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Helping your child make proper introductions

May 2016

As your children are ready to launch themselves out into the world,  you want to be sure they know how to communicate with others with ease.  Knowing just a few basic rules of good communication will enable them to get along well with others, and, eventually, to impress college admissions officers, succeed in job interviews, obtain the admiration of the opposite sex, to earn respect and recognition, and to turn self-consciousness into self-confidence. 

The first rule of good communication is that when you meet and greet people, you should make proper introductions.  Many young people do not know how to make introductions or perhaps they are afraid to try, so they simply do not make the effort, which is the worst choice of all.  The most important rule you can teach them about making introductions is to make the effort to make them.

First your child should say his name clearly and distinctly:  “Hello, my name is Juan.”  Then, whenever possible,  your child should introduce the lesser person to the greater, such as the younger to the older, a gentleman to a lady, or a less-distinguished person to a more distinguished one.  When they do so, they should give first and last names, or at least give each person a name they can use to address the person they are meeting.  For example, instead of saying “This is my grandma,” say “I would like you to meet my grandmother, Mrs. Sanchez.” 

Other tips you can give your child regarding introductions are to always address an adult with a title such as Mr., Mrs., Dr., or Coach before their last name.  He should also try to include some additional information about each person so they will be able to have a conversation.  For example, instead of saying just, “Mom, this is Miguel,” it is more helpful to say “Mom, this is my friend Miguel Chavez from school.  He’s on my soccer team.”  Be sure to remind your child that he should give both first and last names when he can.  In addition, if he finds himself somewhere with a friend, and a whole group of friends comes along, simply to say the name of the friend already with him.  The members of the group can introduce themselves individually later.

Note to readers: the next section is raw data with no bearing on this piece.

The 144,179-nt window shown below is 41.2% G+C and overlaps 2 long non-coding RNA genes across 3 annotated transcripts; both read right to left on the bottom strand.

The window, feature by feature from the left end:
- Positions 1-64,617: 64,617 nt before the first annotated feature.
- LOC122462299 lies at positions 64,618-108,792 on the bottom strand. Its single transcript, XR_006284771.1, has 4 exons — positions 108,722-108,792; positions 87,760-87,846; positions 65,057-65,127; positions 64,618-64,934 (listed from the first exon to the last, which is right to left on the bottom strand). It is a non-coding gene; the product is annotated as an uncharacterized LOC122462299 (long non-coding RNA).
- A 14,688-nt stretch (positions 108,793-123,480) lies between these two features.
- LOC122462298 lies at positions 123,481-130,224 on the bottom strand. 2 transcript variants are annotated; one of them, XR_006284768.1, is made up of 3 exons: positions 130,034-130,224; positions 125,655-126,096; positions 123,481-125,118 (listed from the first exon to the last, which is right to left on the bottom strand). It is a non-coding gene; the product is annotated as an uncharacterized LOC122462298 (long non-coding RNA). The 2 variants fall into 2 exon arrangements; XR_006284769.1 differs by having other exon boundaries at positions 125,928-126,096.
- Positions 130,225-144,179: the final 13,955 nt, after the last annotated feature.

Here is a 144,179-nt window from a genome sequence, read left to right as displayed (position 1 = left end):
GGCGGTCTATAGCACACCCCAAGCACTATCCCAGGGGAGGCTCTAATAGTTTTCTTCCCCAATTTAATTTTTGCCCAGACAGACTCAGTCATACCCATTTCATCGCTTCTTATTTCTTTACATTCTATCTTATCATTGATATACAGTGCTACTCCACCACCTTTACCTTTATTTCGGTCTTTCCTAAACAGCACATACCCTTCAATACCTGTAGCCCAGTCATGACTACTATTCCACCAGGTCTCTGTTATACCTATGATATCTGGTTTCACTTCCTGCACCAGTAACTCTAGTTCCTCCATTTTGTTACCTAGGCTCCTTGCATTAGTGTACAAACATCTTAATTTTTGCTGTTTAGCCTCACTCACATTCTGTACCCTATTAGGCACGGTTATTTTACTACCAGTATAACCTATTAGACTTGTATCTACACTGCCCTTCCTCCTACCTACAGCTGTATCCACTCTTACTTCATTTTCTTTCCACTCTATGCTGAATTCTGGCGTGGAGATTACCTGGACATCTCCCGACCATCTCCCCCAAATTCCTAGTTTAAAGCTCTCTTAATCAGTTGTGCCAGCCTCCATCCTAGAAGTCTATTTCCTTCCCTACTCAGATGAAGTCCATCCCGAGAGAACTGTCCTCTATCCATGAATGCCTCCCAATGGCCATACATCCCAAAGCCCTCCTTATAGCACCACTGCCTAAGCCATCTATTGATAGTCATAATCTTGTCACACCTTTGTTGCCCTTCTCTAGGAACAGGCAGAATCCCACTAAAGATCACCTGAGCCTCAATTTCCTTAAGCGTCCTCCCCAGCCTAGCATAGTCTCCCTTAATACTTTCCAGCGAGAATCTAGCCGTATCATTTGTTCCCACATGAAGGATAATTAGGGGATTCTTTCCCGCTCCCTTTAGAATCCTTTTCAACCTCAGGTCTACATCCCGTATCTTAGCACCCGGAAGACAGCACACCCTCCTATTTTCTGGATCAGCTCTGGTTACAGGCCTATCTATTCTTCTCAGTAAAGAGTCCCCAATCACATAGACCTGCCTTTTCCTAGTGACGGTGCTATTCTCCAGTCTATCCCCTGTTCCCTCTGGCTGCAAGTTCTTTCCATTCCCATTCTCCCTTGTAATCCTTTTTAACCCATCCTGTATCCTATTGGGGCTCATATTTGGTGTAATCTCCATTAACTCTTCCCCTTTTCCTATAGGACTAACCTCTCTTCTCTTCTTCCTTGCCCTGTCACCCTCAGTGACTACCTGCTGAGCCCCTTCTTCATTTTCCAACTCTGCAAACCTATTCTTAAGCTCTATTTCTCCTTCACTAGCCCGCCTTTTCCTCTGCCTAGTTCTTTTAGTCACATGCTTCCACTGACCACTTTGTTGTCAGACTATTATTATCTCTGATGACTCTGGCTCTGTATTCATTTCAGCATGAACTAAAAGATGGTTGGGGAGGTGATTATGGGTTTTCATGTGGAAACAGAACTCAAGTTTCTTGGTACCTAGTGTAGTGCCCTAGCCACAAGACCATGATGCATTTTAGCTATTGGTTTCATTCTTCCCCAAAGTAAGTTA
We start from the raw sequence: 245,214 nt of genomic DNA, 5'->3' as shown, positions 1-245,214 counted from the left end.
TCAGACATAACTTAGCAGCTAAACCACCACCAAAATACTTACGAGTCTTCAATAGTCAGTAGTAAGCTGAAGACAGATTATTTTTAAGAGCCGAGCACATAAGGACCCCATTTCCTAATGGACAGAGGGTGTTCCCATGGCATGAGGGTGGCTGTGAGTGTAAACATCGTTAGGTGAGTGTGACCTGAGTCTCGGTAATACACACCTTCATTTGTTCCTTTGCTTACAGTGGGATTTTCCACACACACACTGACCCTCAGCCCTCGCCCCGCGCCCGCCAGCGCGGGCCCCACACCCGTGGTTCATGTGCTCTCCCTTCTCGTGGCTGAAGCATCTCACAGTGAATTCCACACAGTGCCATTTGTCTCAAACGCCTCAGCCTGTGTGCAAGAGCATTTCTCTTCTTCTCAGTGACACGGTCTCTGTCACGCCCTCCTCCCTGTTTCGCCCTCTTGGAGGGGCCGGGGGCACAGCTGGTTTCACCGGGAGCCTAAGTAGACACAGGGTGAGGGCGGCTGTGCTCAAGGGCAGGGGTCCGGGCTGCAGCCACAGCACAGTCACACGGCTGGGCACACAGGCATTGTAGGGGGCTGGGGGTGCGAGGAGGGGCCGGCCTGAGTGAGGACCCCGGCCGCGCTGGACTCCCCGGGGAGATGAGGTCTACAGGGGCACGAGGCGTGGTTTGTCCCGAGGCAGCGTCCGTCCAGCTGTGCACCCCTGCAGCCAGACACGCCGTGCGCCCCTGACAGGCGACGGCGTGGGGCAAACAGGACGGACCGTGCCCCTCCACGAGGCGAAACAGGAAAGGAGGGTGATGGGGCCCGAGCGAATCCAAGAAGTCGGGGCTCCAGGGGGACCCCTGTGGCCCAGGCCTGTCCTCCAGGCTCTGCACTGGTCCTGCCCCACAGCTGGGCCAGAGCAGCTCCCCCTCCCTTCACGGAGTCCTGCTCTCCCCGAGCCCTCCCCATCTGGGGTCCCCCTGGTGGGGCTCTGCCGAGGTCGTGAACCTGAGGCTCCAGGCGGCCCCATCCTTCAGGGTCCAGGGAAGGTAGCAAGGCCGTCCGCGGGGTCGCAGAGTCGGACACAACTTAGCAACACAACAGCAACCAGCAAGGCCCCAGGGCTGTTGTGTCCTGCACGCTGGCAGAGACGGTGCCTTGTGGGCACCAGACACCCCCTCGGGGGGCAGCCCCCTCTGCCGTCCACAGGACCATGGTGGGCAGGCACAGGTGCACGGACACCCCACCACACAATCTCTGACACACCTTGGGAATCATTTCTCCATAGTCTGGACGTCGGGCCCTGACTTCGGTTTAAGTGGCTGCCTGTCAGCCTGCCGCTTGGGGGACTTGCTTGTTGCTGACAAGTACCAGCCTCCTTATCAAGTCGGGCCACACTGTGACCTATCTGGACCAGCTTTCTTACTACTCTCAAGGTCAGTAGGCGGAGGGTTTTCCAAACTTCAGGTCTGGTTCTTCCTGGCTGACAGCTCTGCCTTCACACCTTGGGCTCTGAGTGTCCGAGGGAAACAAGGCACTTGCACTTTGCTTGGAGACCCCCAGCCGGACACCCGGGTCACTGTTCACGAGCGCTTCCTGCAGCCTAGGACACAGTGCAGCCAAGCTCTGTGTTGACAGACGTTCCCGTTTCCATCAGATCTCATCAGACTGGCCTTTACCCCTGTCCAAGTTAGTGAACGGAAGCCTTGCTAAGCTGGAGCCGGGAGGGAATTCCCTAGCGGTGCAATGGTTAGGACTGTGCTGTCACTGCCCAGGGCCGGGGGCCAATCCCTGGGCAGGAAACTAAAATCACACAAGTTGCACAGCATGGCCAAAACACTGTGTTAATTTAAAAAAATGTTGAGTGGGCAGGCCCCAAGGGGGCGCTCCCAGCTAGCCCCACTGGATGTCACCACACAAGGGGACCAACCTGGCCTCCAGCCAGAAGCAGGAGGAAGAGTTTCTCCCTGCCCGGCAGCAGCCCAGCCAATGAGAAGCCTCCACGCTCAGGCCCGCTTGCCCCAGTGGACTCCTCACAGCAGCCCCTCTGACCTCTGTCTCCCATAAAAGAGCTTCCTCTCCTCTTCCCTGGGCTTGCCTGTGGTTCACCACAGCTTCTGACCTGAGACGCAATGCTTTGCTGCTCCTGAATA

A tricky part of making introductions can be remembering names. However, that should not keep your child from making her friends and family more comfortable by going ahead and introducing them anyway.  Tell your child that when she sees an acquaintance approaching whose name she cannot remember, to extend her hand and say something like “Hi, I’m Angelina Vigil.  I was in your math class last year.”  Hopefully, the other person will help out and repeat his name.   If she is not so fortunate to have a thoughtful person on the other end of the greeting, simply tell her to say, “Sorry, my mind has just gone blank.  I can’t remember your name. You will have to help me out,” or “I know we’ve met.  Please tell me your name again.” If she does not understand the other person’s name when she is introduced, she can simply say, I’m sorry, I didn’t quite get your name.” 

Everyone has social skills, good or bad.  If you teach your child the basic rules of how to make proper introductions, and show them how to put them into practice, you will be confident he or she will be making good first impressions and will be more comfortable and successful in all the social situations they face.  It takes only a few seconds to make a first impression, but it takes several additional interactions to change someone’s bad impression of us.  A proper introduction is an excellent way for you to teach your child to make a good first and lasting impression every time. 


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